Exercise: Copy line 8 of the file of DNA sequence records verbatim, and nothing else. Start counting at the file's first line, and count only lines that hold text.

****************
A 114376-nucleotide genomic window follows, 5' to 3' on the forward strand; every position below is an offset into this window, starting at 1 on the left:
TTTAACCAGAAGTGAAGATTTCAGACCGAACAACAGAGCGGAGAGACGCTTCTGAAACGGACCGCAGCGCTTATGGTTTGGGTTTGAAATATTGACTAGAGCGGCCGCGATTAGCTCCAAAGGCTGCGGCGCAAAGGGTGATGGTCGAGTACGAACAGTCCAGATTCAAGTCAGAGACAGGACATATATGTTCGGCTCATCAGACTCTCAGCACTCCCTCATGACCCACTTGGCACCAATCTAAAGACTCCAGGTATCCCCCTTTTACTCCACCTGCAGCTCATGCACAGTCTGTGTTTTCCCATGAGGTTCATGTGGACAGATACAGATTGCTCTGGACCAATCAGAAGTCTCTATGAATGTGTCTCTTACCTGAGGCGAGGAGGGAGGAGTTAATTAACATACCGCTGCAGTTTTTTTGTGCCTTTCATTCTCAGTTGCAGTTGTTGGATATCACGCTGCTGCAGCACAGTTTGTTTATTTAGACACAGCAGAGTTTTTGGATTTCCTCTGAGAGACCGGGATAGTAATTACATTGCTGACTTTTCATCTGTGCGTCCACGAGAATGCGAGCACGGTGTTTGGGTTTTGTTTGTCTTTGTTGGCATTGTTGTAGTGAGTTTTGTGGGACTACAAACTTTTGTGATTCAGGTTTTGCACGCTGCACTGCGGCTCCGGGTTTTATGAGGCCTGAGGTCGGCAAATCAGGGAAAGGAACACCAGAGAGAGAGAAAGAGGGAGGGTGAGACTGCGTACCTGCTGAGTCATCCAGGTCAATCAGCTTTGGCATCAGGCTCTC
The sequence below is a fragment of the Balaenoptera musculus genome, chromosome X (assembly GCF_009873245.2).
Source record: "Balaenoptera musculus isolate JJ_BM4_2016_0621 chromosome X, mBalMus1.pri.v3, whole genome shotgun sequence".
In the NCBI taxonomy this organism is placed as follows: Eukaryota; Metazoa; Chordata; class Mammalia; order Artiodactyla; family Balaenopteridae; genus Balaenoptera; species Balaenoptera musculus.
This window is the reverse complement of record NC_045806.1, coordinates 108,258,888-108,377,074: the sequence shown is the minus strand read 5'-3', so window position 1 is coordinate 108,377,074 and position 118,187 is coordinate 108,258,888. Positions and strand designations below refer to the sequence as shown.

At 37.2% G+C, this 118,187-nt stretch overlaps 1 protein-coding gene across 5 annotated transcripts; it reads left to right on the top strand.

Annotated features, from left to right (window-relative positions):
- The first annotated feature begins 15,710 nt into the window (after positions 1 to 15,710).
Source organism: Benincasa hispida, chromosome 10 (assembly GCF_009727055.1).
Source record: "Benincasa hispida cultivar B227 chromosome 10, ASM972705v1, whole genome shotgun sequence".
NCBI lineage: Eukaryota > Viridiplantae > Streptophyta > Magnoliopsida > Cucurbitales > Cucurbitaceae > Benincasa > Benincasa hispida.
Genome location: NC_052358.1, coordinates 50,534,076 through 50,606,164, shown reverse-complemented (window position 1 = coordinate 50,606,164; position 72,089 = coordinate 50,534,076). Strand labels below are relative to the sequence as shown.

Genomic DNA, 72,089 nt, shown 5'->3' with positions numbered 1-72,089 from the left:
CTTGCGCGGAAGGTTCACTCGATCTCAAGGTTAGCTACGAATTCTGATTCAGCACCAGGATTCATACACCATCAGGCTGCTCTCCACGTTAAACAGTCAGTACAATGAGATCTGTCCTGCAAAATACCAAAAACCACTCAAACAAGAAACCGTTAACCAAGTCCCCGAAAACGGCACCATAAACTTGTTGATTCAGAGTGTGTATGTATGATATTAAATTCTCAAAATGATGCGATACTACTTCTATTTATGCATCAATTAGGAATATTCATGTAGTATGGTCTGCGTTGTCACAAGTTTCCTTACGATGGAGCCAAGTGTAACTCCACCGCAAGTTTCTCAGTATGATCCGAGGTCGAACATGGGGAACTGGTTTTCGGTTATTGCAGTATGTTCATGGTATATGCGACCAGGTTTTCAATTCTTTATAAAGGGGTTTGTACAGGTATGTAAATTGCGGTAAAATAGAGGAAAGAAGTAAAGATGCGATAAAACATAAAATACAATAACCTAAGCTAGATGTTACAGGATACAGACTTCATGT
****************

Annotated features, from left to right (window-relative positions):